Urban Transportation Systems Synopsis
Urban Transportation Systems is a complete guide to the types of transportation available to communities together with the technical tools needed to evaluate each for given circumstances.
Urban Transportation Systems Press Reviews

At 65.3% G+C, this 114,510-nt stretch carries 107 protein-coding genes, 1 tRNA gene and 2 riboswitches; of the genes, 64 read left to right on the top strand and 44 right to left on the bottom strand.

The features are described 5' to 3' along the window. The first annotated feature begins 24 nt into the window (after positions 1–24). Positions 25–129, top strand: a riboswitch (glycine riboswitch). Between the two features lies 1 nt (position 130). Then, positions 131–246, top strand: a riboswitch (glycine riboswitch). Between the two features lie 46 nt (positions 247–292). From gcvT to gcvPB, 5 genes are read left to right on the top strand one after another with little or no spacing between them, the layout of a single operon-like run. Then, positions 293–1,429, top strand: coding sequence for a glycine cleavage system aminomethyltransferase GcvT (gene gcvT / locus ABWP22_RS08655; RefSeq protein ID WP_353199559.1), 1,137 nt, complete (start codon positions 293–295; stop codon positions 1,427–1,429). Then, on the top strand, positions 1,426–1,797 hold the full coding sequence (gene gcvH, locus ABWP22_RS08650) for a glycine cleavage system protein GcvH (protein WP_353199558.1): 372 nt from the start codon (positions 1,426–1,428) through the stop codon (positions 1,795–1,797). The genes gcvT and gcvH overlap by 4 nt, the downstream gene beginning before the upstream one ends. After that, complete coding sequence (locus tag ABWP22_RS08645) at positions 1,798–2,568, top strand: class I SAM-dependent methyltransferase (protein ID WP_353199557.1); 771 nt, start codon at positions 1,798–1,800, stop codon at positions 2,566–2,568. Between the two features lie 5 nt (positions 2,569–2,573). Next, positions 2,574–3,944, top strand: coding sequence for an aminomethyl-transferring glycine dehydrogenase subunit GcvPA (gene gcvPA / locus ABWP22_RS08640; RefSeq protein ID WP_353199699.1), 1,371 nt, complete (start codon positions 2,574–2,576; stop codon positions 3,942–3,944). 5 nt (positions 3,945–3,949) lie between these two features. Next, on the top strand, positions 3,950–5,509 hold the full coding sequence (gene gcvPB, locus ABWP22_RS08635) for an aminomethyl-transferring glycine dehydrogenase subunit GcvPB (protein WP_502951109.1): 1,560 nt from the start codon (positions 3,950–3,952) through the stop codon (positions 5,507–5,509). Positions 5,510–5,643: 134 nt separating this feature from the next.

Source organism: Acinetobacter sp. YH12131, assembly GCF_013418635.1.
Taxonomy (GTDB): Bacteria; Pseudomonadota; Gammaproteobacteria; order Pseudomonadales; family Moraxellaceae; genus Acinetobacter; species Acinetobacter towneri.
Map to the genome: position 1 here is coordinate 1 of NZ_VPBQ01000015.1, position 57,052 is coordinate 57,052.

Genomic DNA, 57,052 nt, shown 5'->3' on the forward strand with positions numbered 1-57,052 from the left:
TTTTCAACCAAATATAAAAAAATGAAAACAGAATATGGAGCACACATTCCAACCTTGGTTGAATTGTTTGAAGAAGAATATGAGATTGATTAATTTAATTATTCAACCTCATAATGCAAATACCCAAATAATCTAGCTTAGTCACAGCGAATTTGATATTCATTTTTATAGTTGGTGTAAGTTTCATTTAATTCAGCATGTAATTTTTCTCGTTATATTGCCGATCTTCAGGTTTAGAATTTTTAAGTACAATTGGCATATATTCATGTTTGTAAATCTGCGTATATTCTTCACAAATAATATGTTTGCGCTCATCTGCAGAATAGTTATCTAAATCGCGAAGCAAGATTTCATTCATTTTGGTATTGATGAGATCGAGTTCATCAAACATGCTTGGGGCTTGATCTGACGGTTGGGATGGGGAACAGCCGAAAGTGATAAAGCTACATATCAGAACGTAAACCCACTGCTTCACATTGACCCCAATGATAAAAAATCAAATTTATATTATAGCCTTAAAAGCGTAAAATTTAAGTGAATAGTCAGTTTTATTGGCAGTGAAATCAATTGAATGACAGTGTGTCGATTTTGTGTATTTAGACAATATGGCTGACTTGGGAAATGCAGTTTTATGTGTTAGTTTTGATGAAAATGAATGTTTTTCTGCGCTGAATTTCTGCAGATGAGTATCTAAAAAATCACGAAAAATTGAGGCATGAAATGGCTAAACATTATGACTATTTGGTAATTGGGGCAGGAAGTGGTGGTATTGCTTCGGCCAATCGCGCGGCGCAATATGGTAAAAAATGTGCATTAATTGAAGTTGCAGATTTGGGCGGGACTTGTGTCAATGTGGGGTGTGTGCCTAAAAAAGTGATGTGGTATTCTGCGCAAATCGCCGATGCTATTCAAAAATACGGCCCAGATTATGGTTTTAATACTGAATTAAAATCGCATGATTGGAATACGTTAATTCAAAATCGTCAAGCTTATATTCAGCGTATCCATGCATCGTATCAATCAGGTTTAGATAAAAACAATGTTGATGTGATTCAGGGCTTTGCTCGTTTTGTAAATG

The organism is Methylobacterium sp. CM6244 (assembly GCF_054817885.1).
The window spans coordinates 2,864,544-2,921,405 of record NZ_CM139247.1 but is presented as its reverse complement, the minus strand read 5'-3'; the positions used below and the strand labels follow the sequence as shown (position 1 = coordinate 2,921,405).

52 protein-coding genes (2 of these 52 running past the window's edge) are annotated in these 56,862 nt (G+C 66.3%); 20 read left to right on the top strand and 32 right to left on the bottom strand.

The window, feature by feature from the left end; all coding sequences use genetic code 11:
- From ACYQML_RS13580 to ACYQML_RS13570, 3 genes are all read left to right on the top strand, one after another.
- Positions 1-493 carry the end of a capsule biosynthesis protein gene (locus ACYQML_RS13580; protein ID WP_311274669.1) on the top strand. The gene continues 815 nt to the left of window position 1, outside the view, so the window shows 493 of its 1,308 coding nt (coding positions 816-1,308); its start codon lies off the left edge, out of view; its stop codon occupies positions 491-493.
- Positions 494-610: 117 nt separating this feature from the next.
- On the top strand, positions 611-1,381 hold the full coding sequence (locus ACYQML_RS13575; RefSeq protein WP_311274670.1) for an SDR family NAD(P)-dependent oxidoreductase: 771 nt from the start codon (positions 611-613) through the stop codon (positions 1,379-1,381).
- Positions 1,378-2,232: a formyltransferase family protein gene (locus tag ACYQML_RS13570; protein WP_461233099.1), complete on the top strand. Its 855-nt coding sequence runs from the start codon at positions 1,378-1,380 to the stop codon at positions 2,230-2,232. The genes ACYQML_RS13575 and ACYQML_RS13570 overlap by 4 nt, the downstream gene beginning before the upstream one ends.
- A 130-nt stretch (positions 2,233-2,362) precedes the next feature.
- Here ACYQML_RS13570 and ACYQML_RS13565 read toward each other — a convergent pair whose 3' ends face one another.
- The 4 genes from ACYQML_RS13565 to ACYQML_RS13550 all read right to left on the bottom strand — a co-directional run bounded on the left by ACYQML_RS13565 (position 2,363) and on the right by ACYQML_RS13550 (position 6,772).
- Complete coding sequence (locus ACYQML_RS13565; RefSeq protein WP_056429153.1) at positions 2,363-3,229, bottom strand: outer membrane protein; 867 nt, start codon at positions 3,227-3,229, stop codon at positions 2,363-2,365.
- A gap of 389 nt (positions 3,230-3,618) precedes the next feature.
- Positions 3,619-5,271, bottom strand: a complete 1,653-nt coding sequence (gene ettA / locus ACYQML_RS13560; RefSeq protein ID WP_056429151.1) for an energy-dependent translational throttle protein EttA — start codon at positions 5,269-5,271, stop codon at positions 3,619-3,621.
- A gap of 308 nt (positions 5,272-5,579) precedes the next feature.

Excerpts from article by I-Shian Suen, Volume 69, #3 We all depend on various means of transportation for mobility in our daily lives: to travel to and from work, school, shopping centers, restaurants, financial institutions, medical facilities, cultural and sporting events, and the homes of family and friends, among many possibilities. Transportation has evolved into many forms in response to the needs and wants of residents, particularly in concentrated urban areas. In Urban Transportation Systems: Choices for Communities, Grava provides a comprehensive view of a wide range of transportation options available to urban residents. His intent is to assess the strengths and weaknesses of each transportation mode to help stakeholders make informed selections appropriate for their communities. Grava begins with an overview chapter presenting common criteria for selecting urban transportation modes. This is followed by 16 chapters devoted to the various modes, including walking, bicycles, motorcycles and scooters automobiles, paratransit, taxis, buses, bus rapid transit, trolleybuses, streetcars and light rail transit, monorails, heavy rail transit, commuter rail, automated guideway transit, waterborne modes, and special modes. After these chapters, Grava provides an integrating chapter that focuses on intermodal transfer options. The concluding chapter reminds us of the challenges ahead and offers constructive suggestions for better transportation systems and services. The strength of the book is its comprehensive coverage of urban transportation modes. Grava gives each mode a logical and systematic treatment, based on over four decades of academic and consulting experience. Although this book has a U.S. focus, Grava's involvement in many transportation-related projects overseas enriches the discussion. Throughout the book, readers are rewarded with various urban transportation approaches or choices (many of them illustrated with photos) from all over the world. The chapters on modes generally follow the same format. They include: background information about the mode; history of the mode's evolution in relation to technological advancements and services demands; examples of operation of the mode in different localities; societal attitudes and perceptions toward the mode; evaluation of the suitable conditions and settings for the mode to be successful; review of mode-specific considerations, such as components; scheduling, capacity, costs, and land development effects; and possible programs to carry out the transportation mode. Each of these chapters ends with a summary / conclusion and an annotated bibliography. ... While Grava has done a remarkable job in presenting an extensive discussion of urban transportation ideas, the book could enhance its value by amplifying some of the topics. First, the interdependency and interplay between transportation and land use could use even more emphasis. Grava recognizes that transportation systems and land use are two sides of the same coin (p. 11) ... Nevertheless, Urban Transportation Systems: Choices for Communities is an excellent introductory book for policymakers, planners, transportation engineers and others interested in understanding the range of transportation modes. Given the intended purpose of this book, Grava has succeeded. It is not a complete package with conclusive solutions to urban transportation problems, but rather a resource that could provide a sound basis for identifying and selecting suitable transportation modes. Journal of the American Planning Association 20030701 You can get there from here. ...Urban Transportation Systems: Choices for Communities (2003; McGraw-Hill; 840 pages; $99.95) offers a thorough and balanced look at the pros and cons of 16 different modes of moving people around in cities, from walking to aerial tramways. Author Sigurd Grava, FAICP, who teaches planning at Columbia University and is vice-president and technical director of planning at Parsons Brinckerhoff Quade and Douglas, takes an optimistic long view: There were periods in urban history when only a single transportation mode was reasonably available--horses, steam locomotives, or streetcars--and, thus, evaluation and selection were not much of an issue. Today, in contrast, there are many options, and we have the opportunity--and difficulty--of choosing appropriate modes from an unprecedented number of possibilities. The book is arranged by mode. Separate chapters deal with walking, bicycles, motorcycles and scooters, automobiles (the longest chapter with more than 100 pages), paratransit, taxis, buses, bus rapid transit, trolleybuses, streetcars and light rail, monorails, heavy rail, commuter rail, automated guideway transit, waterborne modes, special modes, and intermodal terminals. The fundamental premise of this review, writes Grava, is that all modes are good, but only in their proper place. The author makes no attempt to discuss the urban transportation problem or comprehensive planning in general, but he does laydown some general criteria. Each mode gets a thorough listing of its pros ( reasons to support ) and cons ( reasons to exercise caution ) and its cost. The treatment is semi-technical, more detailed than is likely to appeal to the general public but not at the level of mechanical or traffic engineering. The author negotiates the many controversial areas of this subject with aplomb, including whether bicycle lanes are a good idea and what costs auto users do and do not pay. Gasoline taxes and user charges cover less than two-thirds of all the tangible costs, he writes, if, besides the construction and maintenance of roadways, highway patrols, traffic management, emergency response, and police investigations are also included, and even less if parking, accident costs, and pollution are added. On the other hand, if the overwhelming part of the society is the beneficiary of this assistance, then they are simply shifting their own resources from one budget class to another, and they have the right to do that. And, if a rigorous cost-benefit analysis were to be demanded, the American public would easily see sufficient benefits in this situation to justify the costs. The bulk of the book is devoted to details of practice rather than controversy. Two useful appendices define rail terms and suggest the best places to examine particular modes or approaches in operation. Planning Magazine 20030201